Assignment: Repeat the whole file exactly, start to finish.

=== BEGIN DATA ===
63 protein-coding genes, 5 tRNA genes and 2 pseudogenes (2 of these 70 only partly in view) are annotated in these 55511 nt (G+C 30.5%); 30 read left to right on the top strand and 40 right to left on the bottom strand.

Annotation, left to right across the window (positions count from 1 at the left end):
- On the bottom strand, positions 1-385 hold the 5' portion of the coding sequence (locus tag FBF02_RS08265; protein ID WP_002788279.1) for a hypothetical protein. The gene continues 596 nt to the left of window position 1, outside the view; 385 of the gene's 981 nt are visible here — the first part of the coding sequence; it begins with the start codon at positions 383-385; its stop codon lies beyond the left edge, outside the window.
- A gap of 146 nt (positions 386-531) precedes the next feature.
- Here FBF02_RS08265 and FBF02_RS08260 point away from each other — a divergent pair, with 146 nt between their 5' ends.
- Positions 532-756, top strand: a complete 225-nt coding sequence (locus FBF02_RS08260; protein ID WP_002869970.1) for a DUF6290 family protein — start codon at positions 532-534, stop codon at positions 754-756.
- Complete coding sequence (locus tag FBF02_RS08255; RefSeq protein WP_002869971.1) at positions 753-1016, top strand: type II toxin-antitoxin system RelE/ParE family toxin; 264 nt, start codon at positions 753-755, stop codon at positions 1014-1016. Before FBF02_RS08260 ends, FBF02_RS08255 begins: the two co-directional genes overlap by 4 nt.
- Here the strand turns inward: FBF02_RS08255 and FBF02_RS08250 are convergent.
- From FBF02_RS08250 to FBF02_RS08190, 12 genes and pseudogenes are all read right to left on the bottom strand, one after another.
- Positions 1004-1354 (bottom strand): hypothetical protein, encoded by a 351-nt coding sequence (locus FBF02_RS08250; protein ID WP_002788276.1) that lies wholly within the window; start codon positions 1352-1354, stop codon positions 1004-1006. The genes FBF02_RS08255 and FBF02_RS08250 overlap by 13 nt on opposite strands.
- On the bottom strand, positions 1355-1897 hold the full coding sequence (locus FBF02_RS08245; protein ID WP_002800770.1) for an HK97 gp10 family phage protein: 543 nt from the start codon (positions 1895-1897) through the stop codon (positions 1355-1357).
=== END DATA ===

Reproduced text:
63 protein-coding genes, 5 tRNA genes and 2 pseudogenes (2 of these 70 only partly in view) are annotated in these 55511 nt (G+C 30.5%); 30 read left to right on the top strand and 40 right to left on the bottom strand.

Annotation, left to right across the window (positions count from 1 at the left end):
- On the bottom strand, positions 1-385 hold the 5' portion of the coding sequence (locus tag FBF02_RS08265; protein ID WP_002788279.1) for a hypothetical protein. The gene continues 596 nt to the left of window position 1, outside the view; 385 of the gene's 981 nt are visible here — the first part of the coding sequence; it begins with the start codon at positions 383-385; its stop codon lies beyond the left edge, outside the window.
- A gap of 146 nt (positions 386-531) precedes the next feature.
- Here FBF02_RS08265 and FBF02_RS08260 point away from each other — a divergent pair, with 146 nt between their 5' ends.
- Positions 532-756, top strand: a complete 225-nt coding sequence (locus FBF02_RS08260; protein ID WP_002869970.1) for a DUF6290 family protein — start codon at positions 532-534, stop codon at positions 754-756.
- Complete coding sequence (locus tag FBF02_RS08255; RefSeq protein WP_002869971.1) at positions 753-1016, top strand: type II toxin-antitoxin system RelE/ParE family toxin; 264 nt, start codon at positions 753-755, stop codon at positions 1014-1016. Before FBF02_RS08260 ends, FBF02_RS08255 begins: the two co-directional genes overlap by 4 nt.
- Here the strand turns inward: FBF02_RS08255 and FBF02_RS08250 are convergent.
- From FBF02_RS08250 to FBF02_RS08190, 12 genes and pseudogenes are all read right to left on the bottom strand, one after another.
- Positions 1004-1354 (bottom strand): hypothetical protein, encoded by a 351-nt coding sequence (locus FBF02_RS08250; protein ID WP_002788276.1) that lies wholly within the window; start codon positions 1352-1354, stop codon positions 1004-1006. The genes FBF02_RS08255 and FBF02_RS08250 overlap by 13 nt on opposite strands.
- On the bottom strand, positions 1355-1897 hold the full coding sequence (locus FBF02_RS08245; protein ID WP_002800770.1) for an HK97 gp10 family phage protein: 543 nt from the start codon (positions 1895-1897) through the stop codon (positions 1355-1357).